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Life History Attributes of the Rare Mayfly Siphlonisca aerodromia Needham (Ephemeroptera:Siphlonuridae)
K. Elizabeth Gibbs and Marcia Siebenmann
Journal of the North American Benthological Society
Vol. 15, No. 1 (Mar., 1996), pp. 95-105
Stable URL: http://www.jstor.org/stable/1467435
Page Count: 11
You can always find the topics here!Topics: Nymphs, Floodplains, Eggs, Female animals, Instars, Streams, Water temperature, Adult insects, Ecological life histories, Sex ratio
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Over a 3-y period, we examined the biology of late-instar nymphs, adults, and eggs of the rate predaceous mayfly S. aerodromia at Tomah Stream, Maine, to identify life history attributes associated with the mayfly's movements between the stream channel and the bordering floodplain. Eggs were deposited in the stream channel in June and hatched in November and December. Embryonic development occurred in 47-92% of eggs from unmated females. With rising water levels following snowmelt in March or April, nymphs moved from channel to floodplain, where most nymphal growth and development took place. Sex ratios of nymphs in the floodplain were female biased (1 M:1.4 F in 1991 and 1 M:2.1 F in 1992). Nymphs molted to the final instar earlier in 1991 than in 1992 and male nymphs molted to the final instar before female nymphs in 1991 but not 1992. Time in the final instar decreased as the season advanced. Seasonal emergence was protandrous and lasted 10-11 d during late May and early June; timing of seasonal emergence in 1991, 1992, and 1993 was related to maximum air temperatures and persistence of standing water in the floodplain during May. Emergence of subimagos was female biased in 1991, but male biased in 1992. Diel emergence was from 0700 to 1700 h (EST) and occurred only when water temperature was >11°C.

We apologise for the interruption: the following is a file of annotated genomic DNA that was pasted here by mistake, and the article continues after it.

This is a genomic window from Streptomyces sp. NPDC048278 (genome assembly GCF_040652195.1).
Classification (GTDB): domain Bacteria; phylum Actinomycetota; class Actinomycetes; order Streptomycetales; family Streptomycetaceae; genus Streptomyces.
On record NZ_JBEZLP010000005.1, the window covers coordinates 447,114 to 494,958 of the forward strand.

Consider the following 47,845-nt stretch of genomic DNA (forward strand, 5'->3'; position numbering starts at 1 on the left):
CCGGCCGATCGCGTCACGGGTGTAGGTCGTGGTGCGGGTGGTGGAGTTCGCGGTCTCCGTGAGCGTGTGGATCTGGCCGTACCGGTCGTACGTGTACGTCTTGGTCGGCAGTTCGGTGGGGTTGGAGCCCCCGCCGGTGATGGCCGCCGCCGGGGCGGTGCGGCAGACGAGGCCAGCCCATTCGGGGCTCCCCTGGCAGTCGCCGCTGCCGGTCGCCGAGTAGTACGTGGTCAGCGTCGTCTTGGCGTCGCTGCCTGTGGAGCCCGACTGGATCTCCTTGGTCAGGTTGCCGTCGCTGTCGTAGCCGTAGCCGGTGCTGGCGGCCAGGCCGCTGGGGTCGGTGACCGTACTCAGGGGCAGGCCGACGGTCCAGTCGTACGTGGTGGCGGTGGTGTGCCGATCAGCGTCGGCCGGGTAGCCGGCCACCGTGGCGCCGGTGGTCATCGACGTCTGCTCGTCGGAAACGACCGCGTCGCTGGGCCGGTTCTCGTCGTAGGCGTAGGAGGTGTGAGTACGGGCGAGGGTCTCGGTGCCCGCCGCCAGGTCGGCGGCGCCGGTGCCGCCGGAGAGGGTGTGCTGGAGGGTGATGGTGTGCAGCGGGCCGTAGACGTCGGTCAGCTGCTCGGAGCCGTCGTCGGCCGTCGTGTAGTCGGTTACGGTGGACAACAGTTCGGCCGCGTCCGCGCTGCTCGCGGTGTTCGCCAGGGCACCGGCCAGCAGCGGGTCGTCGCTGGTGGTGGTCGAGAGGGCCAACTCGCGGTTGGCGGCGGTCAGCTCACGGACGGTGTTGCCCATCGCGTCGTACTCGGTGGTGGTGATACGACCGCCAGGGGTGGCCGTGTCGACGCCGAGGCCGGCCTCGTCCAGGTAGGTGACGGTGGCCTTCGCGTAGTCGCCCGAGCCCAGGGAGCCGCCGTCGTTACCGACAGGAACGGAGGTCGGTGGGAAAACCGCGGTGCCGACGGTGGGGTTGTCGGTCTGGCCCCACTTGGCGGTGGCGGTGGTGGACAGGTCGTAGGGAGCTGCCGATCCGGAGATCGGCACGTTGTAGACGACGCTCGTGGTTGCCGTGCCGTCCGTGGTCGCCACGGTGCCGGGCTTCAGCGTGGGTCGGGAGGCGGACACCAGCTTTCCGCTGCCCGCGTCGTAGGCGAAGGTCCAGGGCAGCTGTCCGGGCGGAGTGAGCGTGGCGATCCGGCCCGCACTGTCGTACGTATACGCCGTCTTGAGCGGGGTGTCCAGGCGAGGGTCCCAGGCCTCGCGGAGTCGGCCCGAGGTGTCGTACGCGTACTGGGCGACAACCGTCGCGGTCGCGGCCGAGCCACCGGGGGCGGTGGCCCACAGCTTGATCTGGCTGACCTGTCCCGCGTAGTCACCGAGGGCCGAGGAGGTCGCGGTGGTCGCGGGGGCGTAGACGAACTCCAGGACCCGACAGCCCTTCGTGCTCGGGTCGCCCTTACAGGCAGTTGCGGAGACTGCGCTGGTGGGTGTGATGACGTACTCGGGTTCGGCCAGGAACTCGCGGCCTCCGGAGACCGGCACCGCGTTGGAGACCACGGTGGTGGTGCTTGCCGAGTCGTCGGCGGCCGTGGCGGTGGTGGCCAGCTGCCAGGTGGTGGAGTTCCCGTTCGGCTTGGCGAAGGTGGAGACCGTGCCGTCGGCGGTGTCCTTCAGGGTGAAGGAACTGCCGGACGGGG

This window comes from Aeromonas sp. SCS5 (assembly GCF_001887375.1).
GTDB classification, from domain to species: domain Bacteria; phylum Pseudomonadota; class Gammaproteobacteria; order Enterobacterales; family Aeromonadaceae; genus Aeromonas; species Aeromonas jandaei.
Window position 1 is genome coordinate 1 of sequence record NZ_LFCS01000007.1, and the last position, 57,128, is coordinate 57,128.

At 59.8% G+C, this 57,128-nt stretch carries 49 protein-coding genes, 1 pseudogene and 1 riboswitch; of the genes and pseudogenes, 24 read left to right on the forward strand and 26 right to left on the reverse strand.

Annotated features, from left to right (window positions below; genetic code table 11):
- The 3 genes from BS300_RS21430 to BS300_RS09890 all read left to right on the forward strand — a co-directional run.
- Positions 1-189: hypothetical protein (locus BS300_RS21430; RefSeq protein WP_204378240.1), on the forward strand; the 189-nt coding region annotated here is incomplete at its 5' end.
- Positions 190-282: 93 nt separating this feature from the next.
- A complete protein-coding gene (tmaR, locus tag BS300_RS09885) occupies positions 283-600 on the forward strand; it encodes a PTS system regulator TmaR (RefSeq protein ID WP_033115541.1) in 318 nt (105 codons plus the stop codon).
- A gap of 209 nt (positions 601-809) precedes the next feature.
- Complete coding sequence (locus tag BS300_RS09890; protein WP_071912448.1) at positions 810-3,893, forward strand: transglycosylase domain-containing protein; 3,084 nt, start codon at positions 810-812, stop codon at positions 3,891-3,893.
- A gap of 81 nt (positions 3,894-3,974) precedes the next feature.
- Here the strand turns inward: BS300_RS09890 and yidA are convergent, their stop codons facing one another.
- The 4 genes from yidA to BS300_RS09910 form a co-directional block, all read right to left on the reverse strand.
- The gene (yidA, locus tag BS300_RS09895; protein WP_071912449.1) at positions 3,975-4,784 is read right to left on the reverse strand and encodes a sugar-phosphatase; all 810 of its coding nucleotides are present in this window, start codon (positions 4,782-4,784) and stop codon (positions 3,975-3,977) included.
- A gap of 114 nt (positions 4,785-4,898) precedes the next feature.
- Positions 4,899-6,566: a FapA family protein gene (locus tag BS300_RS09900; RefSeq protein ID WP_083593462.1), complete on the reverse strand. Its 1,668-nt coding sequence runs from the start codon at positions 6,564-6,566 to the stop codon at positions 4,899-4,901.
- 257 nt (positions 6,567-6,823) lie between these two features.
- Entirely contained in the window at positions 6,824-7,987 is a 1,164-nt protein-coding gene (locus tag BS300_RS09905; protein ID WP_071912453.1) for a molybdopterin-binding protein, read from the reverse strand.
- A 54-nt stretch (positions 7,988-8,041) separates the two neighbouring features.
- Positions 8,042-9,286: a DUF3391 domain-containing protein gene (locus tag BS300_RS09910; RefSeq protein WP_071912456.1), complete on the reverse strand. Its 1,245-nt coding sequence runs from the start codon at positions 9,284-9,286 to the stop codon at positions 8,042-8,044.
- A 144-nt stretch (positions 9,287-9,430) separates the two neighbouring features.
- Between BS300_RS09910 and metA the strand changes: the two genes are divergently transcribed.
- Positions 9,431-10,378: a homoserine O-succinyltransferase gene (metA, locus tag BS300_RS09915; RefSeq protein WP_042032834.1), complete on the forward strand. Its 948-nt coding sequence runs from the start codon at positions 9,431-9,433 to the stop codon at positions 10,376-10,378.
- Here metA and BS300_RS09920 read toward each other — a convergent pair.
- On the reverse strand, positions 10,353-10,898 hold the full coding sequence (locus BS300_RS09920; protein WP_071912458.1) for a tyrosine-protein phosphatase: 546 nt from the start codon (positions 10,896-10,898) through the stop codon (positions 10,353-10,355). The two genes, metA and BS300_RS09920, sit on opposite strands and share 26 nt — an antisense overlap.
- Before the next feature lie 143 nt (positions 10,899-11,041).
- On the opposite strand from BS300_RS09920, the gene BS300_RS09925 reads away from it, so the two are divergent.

Journal of the North American Benthological Society © 1996 The University of Chicago Press